by Joseph DeSisto
I love scorpions. They’re fast, predatory, venomous … really, everything you could want in animal. So in Arizona, while I was supposed to be collecting caterpillars, I occasionally took a “scorpion break,” flipping rocks and digging in the sand.
We spent a day collecting along Montezuma Pass, a mountain road that winds through Coronado National Forest. Towards the base of the mountain, where pine forest gives way to grassy scrub, I struck gold. Scorpions were everywhere.
By far the most common was the striped devil scorpion (Vaejovis spinigerus), which is found in dry, lowland habitats through much of Arizona and New Mexico. These are big scorpions, approaching 3 inches in length, with a sting that is painful but not medically threatening (except in the case of an extreme allergic reaction).
The biggest scorpions were the mothers, carrying babies on their backs. Although striped devil scorpions can reproduce by mating, if the pickings are slim, a female can also produce young asexually, without mating.
So I wandered through the sun-baked grass, flipping rocks and scrutinizing the ground. I was so focused on my scorpions that I stumbled into one of the strangest things I had ever seen. In the middle of the field was a circular clearing, about six feet across, where no plants grew. There was only sand and, on closer inspection, ants.
The ants in question were harvester ants (genus Pogonomyrmex). Harvester ants are scavengers that subsist mostly on seeds. I watched as teams of ants brought back seeds and the occasional dead insect from the surrounding grassland, stuffing them into small entrances that led to a vast network of underground tunnels and storage chambers.
I’d heard that harvester ants were defensive and had powerful stings, but these ones seemed comfortable with me strolling across their sand garden, and even kneeling to get a closer look. To see if their reputation was justified, I grabbed one and pressed its abdomen against the soft skin of my wrist.
Sure enough, it stung me and administered a healthy dose of venom. The result was a sharp pain, like being stuck with a pin, and this pain grew over the next 30 minutes or so. Ultimately, however, I was disappointed — it didn’t hurt that much. Were these ants, which seemed to have such a well protected territory, aggressive at all?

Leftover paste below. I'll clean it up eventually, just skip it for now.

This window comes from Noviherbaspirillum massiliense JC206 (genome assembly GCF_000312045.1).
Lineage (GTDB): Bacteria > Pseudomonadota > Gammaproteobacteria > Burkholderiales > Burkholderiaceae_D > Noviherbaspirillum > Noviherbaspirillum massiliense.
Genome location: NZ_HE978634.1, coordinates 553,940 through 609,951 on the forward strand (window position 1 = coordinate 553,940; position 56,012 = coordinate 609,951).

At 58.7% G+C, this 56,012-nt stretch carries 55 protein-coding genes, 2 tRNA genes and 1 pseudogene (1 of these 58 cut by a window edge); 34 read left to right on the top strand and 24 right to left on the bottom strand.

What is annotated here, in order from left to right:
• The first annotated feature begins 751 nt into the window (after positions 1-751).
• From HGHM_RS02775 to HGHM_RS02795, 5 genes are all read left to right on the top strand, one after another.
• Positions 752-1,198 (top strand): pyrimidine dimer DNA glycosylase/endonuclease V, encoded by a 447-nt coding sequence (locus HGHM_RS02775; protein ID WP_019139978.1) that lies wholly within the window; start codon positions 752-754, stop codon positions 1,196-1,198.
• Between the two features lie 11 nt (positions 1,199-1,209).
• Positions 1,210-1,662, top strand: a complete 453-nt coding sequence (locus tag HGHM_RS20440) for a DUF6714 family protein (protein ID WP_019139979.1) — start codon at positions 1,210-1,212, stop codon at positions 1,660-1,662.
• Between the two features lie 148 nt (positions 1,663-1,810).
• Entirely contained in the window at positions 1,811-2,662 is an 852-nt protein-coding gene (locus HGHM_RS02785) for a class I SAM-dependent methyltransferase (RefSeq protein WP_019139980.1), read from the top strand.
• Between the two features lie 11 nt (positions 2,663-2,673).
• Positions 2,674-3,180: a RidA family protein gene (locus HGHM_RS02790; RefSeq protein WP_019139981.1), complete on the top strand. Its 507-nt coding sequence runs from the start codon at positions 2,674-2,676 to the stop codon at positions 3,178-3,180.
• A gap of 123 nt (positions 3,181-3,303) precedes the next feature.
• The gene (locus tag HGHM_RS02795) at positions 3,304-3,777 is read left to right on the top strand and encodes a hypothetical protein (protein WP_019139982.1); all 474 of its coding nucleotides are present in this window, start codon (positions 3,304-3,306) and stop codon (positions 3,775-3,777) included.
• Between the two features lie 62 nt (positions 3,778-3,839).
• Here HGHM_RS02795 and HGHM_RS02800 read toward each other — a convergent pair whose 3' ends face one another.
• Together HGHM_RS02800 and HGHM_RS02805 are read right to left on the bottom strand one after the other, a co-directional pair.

Perhaps the ants simply weren’t frightened by me. I decided to give them a real threat, and see how they reacted. So I flipped a few rocks, grabbed the first scorpion I could find, and dropped it into the center of the sand garden.
The response was immediate and severe. The moment the scorpion hit the ground, a party of three ants grabbed onto it with their large jaws and began to sting. As they did so, they released a pheromone, a chemical alarm signal that brought dozens more ants to their aid. Within seconds, the scorpi0n was surrounded.
A few minutes passed, and the ants piled on. The scorpion quickly expired, as sting after sting injected deadly venom. Still, the ants held guard over the invader for several hours, as if to make sure it didn’t come back to life.
Harvester ants clearly don’t like scorpions, which makes sense. It’s likely that, if caught alone, a single ant would be easy prey for a 3-inch-long scorpion. But a scorpion, no matter how large, would be unwise to enter a harvester ant colony’s sand garden. Given how quickly and violently the ants responded, I thought that perhaps I too should give them a wide berth. Striped devil scorpions might be large, intimidating, and ready to sting, but they are by far not the fiercest or most venomous animals of Montezuma Pass.